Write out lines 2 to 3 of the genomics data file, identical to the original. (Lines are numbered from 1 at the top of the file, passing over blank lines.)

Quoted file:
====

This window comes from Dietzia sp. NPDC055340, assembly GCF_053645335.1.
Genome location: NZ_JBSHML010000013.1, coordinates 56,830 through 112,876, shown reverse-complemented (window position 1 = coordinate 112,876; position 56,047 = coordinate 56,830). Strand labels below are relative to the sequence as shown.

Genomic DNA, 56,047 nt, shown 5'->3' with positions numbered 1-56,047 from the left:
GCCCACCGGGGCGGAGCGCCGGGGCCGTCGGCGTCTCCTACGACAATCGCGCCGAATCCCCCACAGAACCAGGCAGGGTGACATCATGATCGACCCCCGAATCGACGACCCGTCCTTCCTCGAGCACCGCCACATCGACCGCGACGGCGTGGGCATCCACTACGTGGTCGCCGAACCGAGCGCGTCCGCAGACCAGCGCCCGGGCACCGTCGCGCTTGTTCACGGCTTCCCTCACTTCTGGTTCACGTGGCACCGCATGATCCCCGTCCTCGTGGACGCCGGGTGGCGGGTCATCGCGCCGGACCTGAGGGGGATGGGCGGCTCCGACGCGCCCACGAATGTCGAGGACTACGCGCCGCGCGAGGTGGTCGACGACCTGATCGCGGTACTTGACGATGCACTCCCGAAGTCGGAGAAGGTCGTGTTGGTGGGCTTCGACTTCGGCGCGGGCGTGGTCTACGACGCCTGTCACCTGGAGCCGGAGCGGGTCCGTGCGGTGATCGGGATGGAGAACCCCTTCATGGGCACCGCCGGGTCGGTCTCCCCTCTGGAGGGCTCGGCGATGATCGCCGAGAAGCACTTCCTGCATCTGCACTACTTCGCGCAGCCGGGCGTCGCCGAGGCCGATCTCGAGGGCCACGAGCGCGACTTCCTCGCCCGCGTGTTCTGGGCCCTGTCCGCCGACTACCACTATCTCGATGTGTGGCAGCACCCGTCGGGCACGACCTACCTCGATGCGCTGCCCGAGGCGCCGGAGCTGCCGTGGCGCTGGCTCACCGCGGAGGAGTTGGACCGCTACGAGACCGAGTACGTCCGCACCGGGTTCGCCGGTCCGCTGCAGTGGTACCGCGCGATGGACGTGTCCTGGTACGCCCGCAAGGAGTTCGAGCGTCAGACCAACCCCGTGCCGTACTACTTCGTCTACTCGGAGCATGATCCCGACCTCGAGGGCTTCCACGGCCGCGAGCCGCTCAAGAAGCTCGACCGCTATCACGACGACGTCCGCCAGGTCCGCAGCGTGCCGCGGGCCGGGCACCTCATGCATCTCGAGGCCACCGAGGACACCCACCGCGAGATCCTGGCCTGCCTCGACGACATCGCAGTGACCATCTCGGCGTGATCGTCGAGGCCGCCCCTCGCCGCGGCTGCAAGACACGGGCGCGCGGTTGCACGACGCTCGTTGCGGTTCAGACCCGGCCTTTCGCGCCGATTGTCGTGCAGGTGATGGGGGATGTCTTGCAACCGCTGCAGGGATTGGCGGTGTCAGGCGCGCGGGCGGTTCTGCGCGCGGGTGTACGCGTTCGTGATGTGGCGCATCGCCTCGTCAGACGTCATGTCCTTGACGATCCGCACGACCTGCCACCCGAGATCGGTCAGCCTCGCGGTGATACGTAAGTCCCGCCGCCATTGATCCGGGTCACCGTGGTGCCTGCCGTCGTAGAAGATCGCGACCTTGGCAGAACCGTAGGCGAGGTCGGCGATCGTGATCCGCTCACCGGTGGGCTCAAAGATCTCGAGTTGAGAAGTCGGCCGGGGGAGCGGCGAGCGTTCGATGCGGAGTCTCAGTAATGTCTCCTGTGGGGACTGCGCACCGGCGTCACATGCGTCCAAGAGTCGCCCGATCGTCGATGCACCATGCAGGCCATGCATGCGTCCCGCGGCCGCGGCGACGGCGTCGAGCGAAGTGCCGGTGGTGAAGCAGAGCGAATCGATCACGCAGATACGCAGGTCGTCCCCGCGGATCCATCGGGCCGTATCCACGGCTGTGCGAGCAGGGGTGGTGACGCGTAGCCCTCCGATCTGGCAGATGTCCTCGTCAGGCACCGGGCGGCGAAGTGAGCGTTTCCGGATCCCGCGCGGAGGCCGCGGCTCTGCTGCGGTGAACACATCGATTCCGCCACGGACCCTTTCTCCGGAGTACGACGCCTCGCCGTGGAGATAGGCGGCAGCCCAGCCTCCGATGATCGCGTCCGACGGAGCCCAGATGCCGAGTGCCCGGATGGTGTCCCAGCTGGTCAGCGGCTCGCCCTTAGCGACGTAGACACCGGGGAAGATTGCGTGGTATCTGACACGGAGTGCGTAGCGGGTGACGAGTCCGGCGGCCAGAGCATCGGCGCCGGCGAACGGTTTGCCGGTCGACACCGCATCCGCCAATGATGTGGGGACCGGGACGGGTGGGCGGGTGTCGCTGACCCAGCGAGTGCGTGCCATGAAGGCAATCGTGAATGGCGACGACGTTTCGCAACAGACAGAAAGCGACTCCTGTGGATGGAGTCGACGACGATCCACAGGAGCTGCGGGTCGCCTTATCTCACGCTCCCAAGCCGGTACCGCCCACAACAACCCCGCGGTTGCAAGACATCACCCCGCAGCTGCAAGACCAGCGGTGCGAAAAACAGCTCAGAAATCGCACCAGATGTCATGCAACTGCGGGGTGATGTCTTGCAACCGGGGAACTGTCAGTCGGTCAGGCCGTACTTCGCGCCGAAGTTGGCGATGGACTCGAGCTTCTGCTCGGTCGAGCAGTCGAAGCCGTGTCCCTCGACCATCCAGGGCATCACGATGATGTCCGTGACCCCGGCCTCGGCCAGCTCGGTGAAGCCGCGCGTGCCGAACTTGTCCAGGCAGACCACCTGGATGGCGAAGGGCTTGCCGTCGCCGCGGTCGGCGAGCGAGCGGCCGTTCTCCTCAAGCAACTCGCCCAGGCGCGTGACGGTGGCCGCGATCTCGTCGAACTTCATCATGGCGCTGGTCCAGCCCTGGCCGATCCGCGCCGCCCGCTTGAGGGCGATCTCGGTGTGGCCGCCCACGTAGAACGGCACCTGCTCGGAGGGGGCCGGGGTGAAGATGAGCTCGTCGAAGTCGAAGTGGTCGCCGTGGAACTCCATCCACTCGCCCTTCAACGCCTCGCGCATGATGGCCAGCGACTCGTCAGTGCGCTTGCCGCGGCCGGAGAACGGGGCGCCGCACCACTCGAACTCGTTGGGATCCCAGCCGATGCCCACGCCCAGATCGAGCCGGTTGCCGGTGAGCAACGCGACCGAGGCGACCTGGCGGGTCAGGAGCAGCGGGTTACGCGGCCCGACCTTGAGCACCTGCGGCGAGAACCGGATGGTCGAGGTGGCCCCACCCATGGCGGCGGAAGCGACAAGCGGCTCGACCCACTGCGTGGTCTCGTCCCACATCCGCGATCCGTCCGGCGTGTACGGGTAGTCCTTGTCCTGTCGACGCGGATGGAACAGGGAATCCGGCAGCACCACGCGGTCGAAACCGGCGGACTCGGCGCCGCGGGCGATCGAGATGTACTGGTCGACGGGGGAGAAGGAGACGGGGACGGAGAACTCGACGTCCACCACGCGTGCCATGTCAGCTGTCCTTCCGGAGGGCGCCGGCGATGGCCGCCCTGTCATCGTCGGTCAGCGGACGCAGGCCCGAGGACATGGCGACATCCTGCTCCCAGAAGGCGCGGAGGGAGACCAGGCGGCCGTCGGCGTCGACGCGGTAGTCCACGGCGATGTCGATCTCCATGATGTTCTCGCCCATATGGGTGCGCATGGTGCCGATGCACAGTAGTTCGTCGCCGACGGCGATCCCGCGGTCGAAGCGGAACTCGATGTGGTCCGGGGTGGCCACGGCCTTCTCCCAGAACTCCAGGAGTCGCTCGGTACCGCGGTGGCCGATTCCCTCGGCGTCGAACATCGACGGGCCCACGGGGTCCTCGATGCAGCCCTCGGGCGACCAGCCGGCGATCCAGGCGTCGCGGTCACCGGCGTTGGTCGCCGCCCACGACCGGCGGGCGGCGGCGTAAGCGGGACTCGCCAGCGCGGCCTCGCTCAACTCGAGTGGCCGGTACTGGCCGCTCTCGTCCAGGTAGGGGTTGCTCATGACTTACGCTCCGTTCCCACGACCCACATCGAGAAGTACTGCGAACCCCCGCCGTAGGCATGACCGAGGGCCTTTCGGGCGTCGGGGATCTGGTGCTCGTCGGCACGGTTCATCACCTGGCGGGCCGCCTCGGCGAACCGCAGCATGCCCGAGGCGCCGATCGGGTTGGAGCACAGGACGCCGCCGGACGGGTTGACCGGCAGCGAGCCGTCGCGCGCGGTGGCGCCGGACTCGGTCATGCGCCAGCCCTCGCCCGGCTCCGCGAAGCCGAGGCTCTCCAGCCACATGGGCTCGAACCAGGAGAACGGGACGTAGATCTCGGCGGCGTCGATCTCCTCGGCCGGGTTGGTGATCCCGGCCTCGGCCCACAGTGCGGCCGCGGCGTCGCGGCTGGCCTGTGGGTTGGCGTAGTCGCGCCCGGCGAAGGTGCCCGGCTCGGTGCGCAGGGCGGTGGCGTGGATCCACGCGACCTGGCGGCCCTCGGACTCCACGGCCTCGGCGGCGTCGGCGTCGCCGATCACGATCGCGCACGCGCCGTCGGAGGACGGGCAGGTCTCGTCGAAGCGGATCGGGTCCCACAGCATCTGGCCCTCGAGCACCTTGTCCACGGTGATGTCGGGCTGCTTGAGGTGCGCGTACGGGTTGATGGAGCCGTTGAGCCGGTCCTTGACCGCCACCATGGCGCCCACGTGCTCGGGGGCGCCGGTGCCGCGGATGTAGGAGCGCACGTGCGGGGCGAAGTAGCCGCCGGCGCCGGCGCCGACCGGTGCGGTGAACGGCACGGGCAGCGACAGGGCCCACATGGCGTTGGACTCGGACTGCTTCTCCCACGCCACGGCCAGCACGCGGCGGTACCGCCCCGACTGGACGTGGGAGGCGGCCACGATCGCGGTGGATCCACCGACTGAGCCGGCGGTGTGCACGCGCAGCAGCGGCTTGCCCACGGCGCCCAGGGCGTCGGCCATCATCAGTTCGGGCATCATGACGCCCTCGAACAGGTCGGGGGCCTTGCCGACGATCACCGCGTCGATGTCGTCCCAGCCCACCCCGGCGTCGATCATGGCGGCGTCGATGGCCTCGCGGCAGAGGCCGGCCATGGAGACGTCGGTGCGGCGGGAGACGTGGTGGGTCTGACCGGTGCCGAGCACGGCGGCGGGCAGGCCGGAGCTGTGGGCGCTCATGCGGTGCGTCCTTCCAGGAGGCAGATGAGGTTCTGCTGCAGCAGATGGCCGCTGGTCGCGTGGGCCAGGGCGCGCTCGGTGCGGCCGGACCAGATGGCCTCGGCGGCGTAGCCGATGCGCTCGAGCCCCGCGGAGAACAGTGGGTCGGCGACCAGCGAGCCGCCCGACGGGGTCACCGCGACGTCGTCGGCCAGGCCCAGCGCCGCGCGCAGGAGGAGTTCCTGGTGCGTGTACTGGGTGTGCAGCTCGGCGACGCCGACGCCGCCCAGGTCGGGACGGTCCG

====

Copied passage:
Genome location: NZ_JBSHML010000013.1, coordinates 56,830 through 112,876, shown reverse-complemented (window position 1 = coordinate 112,876; position 56,047 = coordinate 56,830). Strand labels below are relative to the sequence as shown.

Genomic DNA, 56,047 nt, shown 5'->3' with positions numbered 1-56,047 from the left: